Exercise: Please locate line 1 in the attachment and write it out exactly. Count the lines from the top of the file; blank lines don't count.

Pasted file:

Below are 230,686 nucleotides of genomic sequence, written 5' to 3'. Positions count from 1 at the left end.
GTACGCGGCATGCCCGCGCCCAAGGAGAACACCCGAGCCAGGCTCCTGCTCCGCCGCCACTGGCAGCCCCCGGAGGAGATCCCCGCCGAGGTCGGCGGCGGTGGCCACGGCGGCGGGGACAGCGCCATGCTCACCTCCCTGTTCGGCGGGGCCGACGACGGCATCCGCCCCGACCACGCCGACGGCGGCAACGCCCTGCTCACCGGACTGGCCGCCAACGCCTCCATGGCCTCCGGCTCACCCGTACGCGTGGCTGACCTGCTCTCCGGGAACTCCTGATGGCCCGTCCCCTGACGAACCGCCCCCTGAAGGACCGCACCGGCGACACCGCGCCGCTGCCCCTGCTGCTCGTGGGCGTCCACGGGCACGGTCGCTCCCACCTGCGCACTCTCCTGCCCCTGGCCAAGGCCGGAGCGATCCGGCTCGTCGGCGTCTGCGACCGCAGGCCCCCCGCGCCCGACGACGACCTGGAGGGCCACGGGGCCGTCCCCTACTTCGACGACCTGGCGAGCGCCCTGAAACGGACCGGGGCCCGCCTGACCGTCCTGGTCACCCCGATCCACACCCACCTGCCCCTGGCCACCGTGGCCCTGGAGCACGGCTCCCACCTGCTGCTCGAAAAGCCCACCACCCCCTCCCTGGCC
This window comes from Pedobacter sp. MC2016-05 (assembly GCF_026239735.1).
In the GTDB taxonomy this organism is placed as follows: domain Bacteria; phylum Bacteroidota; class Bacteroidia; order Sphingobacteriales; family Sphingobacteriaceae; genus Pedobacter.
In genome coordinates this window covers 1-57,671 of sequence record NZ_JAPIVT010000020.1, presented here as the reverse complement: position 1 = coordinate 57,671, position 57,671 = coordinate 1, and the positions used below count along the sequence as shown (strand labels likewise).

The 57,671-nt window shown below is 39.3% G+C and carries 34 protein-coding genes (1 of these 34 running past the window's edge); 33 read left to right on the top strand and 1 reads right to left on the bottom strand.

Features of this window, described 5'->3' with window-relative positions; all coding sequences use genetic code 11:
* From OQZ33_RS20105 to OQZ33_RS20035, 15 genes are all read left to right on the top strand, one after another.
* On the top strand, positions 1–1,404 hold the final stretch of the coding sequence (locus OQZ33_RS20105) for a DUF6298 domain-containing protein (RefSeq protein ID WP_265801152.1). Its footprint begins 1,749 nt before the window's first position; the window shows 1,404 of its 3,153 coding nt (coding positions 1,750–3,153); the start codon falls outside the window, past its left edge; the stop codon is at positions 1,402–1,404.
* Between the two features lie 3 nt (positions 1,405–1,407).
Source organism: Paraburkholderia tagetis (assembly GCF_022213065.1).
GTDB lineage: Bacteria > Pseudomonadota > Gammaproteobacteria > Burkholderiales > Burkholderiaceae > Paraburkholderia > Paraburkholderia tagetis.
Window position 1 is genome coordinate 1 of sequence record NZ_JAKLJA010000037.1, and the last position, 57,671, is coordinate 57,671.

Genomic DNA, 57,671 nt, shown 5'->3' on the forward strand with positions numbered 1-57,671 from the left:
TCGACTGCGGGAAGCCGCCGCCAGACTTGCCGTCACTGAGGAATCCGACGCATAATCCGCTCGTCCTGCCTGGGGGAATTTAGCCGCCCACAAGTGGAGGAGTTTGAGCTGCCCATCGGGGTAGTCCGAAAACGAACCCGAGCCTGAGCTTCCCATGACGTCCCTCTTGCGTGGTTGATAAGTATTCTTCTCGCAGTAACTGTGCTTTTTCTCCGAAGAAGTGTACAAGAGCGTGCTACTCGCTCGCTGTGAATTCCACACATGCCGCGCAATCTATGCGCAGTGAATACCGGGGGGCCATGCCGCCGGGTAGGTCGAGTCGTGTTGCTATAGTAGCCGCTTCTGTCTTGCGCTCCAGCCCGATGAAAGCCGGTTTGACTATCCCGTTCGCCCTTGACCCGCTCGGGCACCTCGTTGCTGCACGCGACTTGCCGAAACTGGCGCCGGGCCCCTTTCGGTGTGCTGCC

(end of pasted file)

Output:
Below are 230,686 nucleotides of genomic sequence, written 5' to 3'. Positions count from 1 at the left end.